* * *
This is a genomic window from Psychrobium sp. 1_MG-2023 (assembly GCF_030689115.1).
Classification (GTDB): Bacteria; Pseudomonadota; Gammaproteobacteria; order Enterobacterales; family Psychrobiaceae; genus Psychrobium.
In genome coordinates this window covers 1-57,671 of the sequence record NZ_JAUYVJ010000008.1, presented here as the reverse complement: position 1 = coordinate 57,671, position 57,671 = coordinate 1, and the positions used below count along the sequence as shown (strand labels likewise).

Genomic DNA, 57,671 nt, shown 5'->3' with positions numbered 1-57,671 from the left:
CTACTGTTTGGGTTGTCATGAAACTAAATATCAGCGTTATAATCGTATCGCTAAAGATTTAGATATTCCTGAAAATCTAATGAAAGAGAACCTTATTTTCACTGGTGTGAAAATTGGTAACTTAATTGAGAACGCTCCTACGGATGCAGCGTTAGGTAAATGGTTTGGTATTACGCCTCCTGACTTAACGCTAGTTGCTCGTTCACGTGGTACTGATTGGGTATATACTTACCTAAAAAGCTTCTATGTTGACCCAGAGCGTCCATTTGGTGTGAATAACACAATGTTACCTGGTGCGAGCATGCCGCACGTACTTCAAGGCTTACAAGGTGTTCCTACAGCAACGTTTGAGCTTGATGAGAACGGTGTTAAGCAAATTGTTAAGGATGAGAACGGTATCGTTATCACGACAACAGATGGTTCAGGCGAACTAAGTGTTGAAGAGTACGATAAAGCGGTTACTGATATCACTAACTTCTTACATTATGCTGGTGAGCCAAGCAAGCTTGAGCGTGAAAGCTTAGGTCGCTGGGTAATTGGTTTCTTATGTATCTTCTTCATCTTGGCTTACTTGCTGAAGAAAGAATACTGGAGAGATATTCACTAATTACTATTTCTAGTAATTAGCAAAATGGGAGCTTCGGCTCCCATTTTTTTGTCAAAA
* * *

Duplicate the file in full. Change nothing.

This is a genomic window from Psychrobium sp. 1_MG-2023 (assembly GCF_030689115.1).
Classification (GTDB): Bacteria; Pseudomonadota; Gammaproteobacteria; order Enterobacterales; family Psychrobiaceae; genus Psychrobium.
In genome coordinates this window covers 1-57,671 of the sequence record NZ_JAUYVJ010000008.1, presented here as the reverse complement: position 1 = coordinate 57,671, position 57,671 = coordinate 1, and the positions used below count along the sequence as shown (strand labels likewise).

Genomic DNA, 57,671 nt, shown 5'->3' with positions numbered 1-57,671 from the left:
CTACTGTTTGGGTTGTCATGAAACTAAATATCAGCGTTATAATCGTATCGCTAAAGATTTAGATATTCCTGAAAATCTAATGAAAGAGAACCTTATTTTCACTGGTGTGAAAATTGGTAACTTAATTGAGAACGCTCCTACGGATGCAGCGTTAGGTAAATGGTTTGGTATTACGCCTCCTGACTTAACGCTAGTTGCTCGTTCACGTGGTACTGATTGGGTATATACTTACCTAAAAAGCTTCTATGTTGACCCAGAGCGTCCATTTGGTGTGAATAACACAATGTTACCTGGTGCGAGCATGCCGCACGTACTTCAAGGCTTACAAGGTGTTCCTACAGCAACGTTTGAGCTTGATGAGAACGGTGTTAAGCAAATTGTTAAGGATGAGAACGGTATCGTTATCACGACAACAGATGGTTCAGGCGAACTAAGTGTTGAAGAGTACGATAAAGCGGTTACTGATATCACTAACTTCTTACATTATGCTGGTGAGCCAAGCAAGCTTGAGCGTGAAAGCTTAGGTCGCTGGGTAATTGGTTTCTTATGTATCTTCTTCATCTTGGCTTACTTGCTGAAGAAAGAATACTGGAGAGATATTCACTAATTACTATTTCTAGTAATTAGCAAAATGGGAGCTTCGGCTCCCATTTTTTTGTCAAAA